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Our goal is that all learners will actively engage in mathematics and be challenged to push their learning to more complex levels.

Knowing our Learners

“Effective differentiated instruction requires that educators take thoughtful and deliberate actions to address the particular needs of students. Differentiated instruction allows us to see learning from a variety of perspectives and provides countless, unexpected teachable moments that we may otherwise miss.” ­
     ~ Differentiated Instruction Educator’s Package ­ 2010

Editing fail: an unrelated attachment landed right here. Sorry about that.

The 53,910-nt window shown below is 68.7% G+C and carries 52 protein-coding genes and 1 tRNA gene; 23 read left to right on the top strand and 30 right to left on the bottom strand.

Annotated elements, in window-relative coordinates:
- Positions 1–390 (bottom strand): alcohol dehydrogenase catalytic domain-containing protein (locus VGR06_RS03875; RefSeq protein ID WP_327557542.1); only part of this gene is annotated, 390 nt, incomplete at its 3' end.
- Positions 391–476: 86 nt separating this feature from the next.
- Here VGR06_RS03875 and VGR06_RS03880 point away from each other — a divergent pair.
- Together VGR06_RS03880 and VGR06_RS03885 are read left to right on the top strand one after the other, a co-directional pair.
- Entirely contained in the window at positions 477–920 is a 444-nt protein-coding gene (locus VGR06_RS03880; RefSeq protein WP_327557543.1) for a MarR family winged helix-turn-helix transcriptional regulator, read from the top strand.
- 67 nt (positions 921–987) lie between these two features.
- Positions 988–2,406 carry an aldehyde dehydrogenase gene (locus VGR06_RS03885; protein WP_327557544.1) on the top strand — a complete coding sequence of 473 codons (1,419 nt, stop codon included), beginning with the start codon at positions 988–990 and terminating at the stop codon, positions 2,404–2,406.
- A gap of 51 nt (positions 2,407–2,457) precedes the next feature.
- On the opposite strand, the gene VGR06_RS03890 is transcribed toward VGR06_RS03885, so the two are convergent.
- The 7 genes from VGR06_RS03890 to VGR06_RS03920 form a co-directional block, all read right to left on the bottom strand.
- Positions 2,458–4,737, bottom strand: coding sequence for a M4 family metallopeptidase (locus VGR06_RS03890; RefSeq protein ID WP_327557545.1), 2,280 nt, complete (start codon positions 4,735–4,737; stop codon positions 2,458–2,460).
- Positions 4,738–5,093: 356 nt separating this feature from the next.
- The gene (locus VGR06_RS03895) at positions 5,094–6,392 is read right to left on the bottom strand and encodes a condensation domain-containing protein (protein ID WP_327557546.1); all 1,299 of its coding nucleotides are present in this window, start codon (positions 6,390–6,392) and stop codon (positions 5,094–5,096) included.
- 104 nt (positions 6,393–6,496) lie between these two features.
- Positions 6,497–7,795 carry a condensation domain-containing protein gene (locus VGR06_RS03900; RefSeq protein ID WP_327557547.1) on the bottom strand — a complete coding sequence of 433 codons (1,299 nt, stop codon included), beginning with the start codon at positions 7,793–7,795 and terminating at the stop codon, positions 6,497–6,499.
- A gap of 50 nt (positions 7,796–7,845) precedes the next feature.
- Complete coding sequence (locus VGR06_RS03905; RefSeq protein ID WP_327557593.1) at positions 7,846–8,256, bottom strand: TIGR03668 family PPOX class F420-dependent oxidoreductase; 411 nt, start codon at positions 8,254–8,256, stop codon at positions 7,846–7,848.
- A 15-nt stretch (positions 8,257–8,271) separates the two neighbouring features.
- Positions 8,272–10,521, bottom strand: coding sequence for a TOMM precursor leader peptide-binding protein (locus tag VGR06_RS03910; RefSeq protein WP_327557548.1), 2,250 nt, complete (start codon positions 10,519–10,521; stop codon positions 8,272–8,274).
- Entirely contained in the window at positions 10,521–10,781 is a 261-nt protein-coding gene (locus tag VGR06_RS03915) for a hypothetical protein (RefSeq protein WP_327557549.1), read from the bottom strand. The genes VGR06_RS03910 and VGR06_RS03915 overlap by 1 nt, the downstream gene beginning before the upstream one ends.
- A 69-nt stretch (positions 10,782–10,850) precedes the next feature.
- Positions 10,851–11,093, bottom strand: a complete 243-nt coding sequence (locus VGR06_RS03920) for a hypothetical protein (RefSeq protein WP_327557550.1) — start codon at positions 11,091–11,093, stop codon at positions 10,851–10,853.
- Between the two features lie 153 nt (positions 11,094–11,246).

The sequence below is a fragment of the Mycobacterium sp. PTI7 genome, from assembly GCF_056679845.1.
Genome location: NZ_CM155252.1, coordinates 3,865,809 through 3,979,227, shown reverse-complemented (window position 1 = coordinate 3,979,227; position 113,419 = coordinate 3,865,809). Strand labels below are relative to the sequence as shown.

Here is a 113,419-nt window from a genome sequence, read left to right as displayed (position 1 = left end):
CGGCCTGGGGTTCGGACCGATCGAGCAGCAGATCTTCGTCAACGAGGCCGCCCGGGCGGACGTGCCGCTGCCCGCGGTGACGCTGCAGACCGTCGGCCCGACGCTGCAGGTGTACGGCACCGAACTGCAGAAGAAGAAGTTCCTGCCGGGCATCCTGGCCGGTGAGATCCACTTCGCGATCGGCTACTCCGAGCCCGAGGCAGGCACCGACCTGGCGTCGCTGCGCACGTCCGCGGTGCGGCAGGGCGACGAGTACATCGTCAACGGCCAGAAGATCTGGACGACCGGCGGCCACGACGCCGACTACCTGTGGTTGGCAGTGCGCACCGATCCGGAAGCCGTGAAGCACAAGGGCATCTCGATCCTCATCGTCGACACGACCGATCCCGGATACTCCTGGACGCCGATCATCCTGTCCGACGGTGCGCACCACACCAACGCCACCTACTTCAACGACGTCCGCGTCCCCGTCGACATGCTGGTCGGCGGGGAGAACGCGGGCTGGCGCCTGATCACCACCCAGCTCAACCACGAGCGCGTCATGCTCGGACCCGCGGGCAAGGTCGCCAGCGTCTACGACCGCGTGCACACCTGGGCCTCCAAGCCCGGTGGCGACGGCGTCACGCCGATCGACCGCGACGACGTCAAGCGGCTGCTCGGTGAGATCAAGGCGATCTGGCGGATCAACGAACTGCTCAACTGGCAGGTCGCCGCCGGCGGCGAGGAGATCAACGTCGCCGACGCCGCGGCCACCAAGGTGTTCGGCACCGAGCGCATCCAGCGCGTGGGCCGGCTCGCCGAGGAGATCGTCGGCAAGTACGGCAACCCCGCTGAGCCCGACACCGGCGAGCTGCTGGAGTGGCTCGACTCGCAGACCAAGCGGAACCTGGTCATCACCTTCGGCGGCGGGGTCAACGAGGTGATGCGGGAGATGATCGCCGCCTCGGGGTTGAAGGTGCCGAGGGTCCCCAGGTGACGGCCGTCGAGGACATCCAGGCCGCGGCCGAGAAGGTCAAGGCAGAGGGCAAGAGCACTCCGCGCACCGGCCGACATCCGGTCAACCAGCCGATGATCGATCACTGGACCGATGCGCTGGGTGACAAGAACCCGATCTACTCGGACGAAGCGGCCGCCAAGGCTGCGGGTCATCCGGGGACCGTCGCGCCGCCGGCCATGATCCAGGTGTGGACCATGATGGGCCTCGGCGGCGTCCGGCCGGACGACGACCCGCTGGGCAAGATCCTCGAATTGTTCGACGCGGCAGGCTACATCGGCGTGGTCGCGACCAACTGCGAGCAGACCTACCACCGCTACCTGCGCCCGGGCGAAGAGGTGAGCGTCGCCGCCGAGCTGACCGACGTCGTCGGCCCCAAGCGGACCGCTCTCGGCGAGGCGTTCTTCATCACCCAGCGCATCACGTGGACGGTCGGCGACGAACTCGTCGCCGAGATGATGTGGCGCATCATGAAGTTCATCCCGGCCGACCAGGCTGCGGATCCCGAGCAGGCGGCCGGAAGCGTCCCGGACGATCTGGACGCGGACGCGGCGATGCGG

Learner Voice and Choice    

Differentiation in the classroom is based on student and parent/guardian voice and information gathered from observations, conversations and products of student learning. Examples of differentiated instruction can include open and parallel questions, alternative products and a variety of digital tools and instructional frameworks

Creating a Responsive Community   

Teachers and students work together to create a learning community in which learners feel
comfortable taking risks, making mistakes and learning from those experiences. The best learning happens in communities where learners feel valued, supported and that their individual learning needs and strengths are important.

What it Looks like in the Classroom     
  • Math integration through the Arts 
  • Math and movement
  • Hands on activities, students build math concepts with manipulatives
  • Math talks ­ collaboratively developing a variety of strategies for mental math